A coupling mechanism which links the stop member to the tissue contact member, thereby also linking the maneuverable arm to the tissue contact member, is further provided. The coupling member is adapted to lock the tissue contact member in an assumed position when the cable is placed under a sufficient tension to lock the maneuverable arm.
The coupling mechanism may include a ball member fixed to the tissue contact member and a socket member rotatably joined with the stop member and adapted to receive the ball member to form a ball joint. The socket member may further include a slot through a side wall thereof, which terminates in an enlarged opening dimensioned to permit the ball member to pass therethrough. The coupling mechanism may further include a coupling link having arms adapted to lock with the socket member, and an upper abutment surface adapted to abut the stop member. A second coupling link having driving surfaces adapted to contact a distal most link of a distal most articulating joint of the maneuverable arm may also be provided. The second coupling link further includes a lower abutment surface adapted to abut an upper portion of the ball member, wherein, upon tensioning of the cable, the stop member draws the first coupling link and the socket member in a proximal direction, whereby the socket member compresses the ball member against the lower abutment surface.
Optionally, a flexible sleeve positioned over the articulating joints and the rotational joints of the maneuverable arm. The flexible sleeve may comprise an elastomer, such as silicone or dip molded PVC, for example. Preferably, the flexible sleeve comprises a material having a four or six way stretch, such as LYCRA®, or SPANDEX (elastomeric fabric of fibers containing polyurethane), for example.
The tissue contact member is rotatable in three degrees of freedom with respect to the distal end of the maneuverable arm. The tissue contact member may be locked with respect to the maneuverable arm in virtually any position to which the tissue contact member may be maneuvered when in an unlocked state. The locking mechanism simultaneously locks the maneuverable arm in virtually any position to which the maneuverable arm may be maneuvered when in an unlocked state.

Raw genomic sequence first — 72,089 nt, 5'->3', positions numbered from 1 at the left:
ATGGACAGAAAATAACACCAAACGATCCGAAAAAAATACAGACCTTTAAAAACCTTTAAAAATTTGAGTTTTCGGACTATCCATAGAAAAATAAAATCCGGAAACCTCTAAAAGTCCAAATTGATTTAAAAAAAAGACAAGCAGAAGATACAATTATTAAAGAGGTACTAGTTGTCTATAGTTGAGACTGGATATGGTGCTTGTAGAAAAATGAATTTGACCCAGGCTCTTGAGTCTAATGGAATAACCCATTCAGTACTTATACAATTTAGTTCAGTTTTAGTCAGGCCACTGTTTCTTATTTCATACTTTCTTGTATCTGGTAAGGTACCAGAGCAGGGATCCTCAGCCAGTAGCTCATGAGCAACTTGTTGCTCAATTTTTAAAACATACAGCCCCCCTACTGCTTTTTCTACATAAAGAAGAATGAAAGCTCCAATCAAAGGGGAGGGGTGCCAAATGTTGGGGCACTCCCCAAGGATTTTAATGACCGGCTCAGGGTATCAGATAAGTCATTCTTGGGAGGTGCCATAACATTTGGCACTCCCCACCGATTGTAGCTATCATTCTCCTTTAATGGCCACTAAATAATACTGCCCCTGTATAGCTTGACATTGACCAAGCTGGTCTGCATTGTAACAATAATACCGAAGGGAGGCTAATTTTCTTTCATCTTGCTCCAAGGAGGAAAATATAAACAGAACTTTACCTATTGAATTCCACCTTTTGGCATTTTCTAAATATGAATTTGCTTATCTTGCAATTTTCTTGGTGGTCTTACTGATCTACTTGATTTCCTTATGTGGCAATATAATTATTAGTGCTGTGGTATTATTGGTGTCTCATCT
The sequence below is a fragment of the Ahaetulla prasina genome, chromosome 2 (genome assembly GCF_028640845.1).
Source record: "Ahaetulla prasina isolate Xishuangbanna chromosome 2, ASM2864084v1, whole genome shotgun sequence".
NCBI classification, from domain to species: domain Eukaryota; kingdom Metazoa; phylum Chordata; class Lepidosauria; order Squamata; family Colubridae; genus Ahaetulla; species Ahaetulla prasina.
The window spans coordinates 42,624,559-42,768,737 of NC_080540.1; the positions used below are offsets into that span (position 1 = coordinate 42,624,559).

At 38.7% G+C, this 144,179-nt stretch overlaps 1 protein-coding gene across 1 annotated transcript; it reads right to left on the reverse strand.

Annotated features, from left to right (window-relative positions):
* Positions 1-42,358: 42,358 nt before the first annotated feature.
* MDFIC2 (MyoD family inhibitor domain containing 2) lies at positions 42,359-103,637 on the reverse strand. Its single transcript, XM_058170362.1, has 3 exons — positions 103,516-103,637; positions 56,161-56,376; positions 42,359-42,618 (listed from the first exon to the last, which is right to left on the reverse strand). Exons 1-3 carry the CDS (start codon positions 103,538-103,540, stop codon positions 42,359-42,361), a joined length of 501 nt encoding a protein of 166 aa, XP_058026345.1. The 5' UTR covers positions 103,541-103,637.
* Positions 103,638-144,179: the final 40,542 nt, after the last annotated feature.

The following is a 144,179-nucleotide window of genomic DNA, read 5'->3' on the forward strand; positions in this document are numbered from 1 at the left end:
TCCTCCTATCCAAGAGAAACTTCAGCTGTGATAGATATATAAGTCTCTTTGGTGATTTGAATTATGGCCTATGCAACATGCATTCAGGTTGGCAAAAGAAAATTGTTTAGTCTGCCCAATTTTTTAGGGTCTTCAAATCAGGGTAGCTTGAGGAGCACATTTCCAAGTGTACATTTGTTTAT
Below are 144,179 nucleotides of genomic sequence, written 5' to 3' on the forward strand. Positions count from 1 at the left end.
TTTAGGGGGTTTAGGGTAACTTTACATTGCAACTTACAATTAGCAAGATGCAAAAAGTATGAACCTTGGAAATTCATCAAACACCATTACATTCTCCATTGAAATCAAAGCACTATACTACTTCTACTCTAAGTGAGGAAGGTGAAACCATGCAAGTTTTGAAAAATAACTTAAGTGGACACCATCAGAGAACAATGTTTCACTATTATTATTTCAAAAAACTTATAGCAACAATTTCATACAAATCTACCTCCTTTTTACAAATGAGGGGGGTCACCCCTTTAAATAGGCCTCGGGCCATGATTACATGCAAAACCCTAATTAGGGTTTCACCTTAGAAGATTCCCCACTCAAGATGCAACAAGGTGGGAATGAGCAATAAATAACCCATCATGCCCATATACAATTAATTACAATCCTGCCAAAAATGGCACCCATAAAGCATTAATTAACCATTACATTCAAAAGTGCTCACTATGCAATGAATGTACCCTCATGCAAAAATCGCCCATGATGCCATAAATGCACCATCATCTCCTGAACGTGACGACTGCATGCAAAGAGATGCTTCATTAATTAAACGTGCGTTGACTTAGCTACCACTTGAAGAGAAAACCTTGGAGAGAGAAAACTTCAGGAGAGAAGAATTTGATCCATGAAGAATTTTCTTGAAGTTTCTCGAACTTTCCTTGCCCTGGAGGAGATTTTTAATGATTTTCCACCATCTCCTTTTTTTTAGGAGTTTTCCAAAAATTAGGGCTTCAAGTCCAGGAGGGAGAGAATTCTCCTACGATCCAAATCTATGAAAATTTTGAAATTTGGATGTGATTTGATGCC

The tissue contact member may include a pair of feet extending substantially parallel to one another and adapted to straddle a target site on the tissue. The pair of feet may extend from a common base portion and the common base portion may be angled away from a plane in which the feet substantially extend. Other tissue contact members described herein may be incorporated into the system as described herein. A large variety of tissue contact members may be adapted for use in the stabilizer of the present invention by providing each with a ball member extending therefrom which is adapted to form a ball joint at the distal end of the maneuverable arm.
Tissue contact members which employ negative pressure to aid in the stabilizing function may also be utilized, in one example, each contact member or foot of the tissue contact member includes a thin compliant seal extending around a perimeter of a bottom surface thereof. Each compliant seal may have a tapering thickness, wherein the thickness is greater adjacent the bottom surface of the foot and tapers thinner in a direction extending away from the bottom surface. The compliant seal may have a tapering length, forming a variable seal, wherein the length measures a distance that the seal extends away from the bottom surface. The seal may have a greater length near the proximal end of the foot than near the distal end of the foot. The tissue contact members, whether employing negative pressure or not are substantially rigid, as described herein, although malleable contact members may also be employed.